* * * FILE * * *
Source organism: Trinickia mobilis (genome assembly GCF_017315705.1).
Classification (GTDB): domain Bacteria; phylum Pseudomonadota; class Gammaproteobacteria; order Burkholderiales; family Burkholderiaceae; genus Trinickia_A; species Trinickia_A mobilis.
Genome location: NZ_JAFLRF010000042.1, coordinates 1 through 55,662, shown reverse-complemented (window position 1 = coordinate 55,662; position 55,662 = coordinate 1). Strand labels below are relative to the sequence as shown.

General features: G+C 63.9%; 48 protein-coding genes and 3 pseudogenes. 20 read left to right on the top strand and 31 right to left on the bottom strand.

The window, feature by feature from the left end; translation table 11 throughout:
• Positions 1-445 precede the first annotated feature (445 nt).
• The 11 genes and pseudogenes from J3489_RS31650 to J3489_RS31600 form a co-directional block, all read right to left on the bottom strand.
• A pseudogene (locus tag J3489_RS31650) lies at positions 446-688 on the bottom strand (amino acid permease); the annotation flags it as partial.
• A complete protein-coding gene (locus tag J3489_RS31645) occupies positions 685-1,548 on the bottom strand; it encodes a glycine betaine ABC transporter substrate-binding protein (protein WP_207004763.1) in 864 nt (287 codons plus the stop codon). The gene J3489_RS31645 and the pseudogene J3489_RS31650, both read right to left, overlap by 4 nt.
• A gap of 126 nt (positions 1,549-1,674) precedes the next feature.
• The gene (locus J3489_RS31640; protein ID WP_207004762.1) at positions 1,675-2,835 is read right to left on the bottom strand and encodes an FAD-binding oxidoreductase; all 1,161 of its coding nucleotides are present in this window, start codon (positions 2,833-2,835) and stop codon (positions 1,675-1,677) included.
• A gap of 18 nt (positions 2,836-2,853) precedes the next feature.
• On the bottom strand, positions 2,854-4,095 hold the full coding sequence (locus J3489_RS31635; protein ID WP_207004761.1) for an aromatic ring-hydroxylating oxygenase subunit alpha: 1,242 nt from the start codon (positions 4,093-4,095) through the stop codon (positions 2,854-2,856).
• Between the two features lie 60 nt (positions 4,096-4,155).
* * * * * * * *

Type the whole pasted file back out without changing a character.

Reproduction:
Source organism: Trinickia mobilis (genome assembly GCF_017315705.1).
Classification (GTDB): domain Bacteria; phylum Pseudomonadota; class Gammaproteobacteria; order Burkholderiales; family Burkholderiaceae; genus Trinickia_A; species Trinickia_A mobilis.
Genome location: NZ_JAFLRF010000042.1, coordinates 1 through 55,662, shown reverse-complemented (window position 1 = coordinate 55,662; position 55,662 = coordinate 1). Strand labels below are relative to the sequence as shown.

General features: G+C 63.9%; 48 protein-coding genes and 3 pseudogenes. 20 read left to right on the top strand and 31 right to left on the bottom strand.

The window, feature by feature from the left end; translation table 11 throughout:
• Positions 1-445 precede the first annotated feature (445 nt).
• The 11 genes and pseudogenes from J3489_RS31650 to J3489_RS31600 form a co-directional block, all read right to left on the bottom strand.
• A pseudogene (locus tag J3489_RS31650) lies at positions 446-688 on the bottom strand (amino acid permease); the annotation flags it as partial.
• A complete protein-coding gene (locus tag J3489_RS31645) occupies positions 685-1,548 on the bottom strand; it encodes a glycine betaine ABC transporter substrate-binding protein (protein WP_207004763.1) in 864 nt (287 codons plus the stop codon). The gene J3489_RS31645 and the pseudogene J3489_RS31650, both read right to left, overlap by 4 nt.
• A gap of 126 nt (positions 1,549-1,674) precedes the next feature.
• The gene (locus J3489_RS31640; protein ID WP_207004762.1) at positions 1,675-2,835 is read right to left on the bottom strand and encodes an FAD-binding oxidoreductase; all 1,161 of its coding nucleotides are present in this window, start codon (positions 2,833-2,835) and stop codon (positions 1,675-1,677) included.
• A gap of 18 nt (positions 2,836-2,853) precedes the next feature.
• On the bottom strand, positions 2,854-4,095 hold the full coding sequence (locus J3489_RS31635; protein ID WP_207004761.1) for an aromatic ring-hydroxylating oxygenase subunit alpha: 1,242 nt from the start codon (positions 4,093-4,095) through the stop codon (positions 2,854-2,856).
• Between the two features lie 60 nt (positions 4,096-4,155).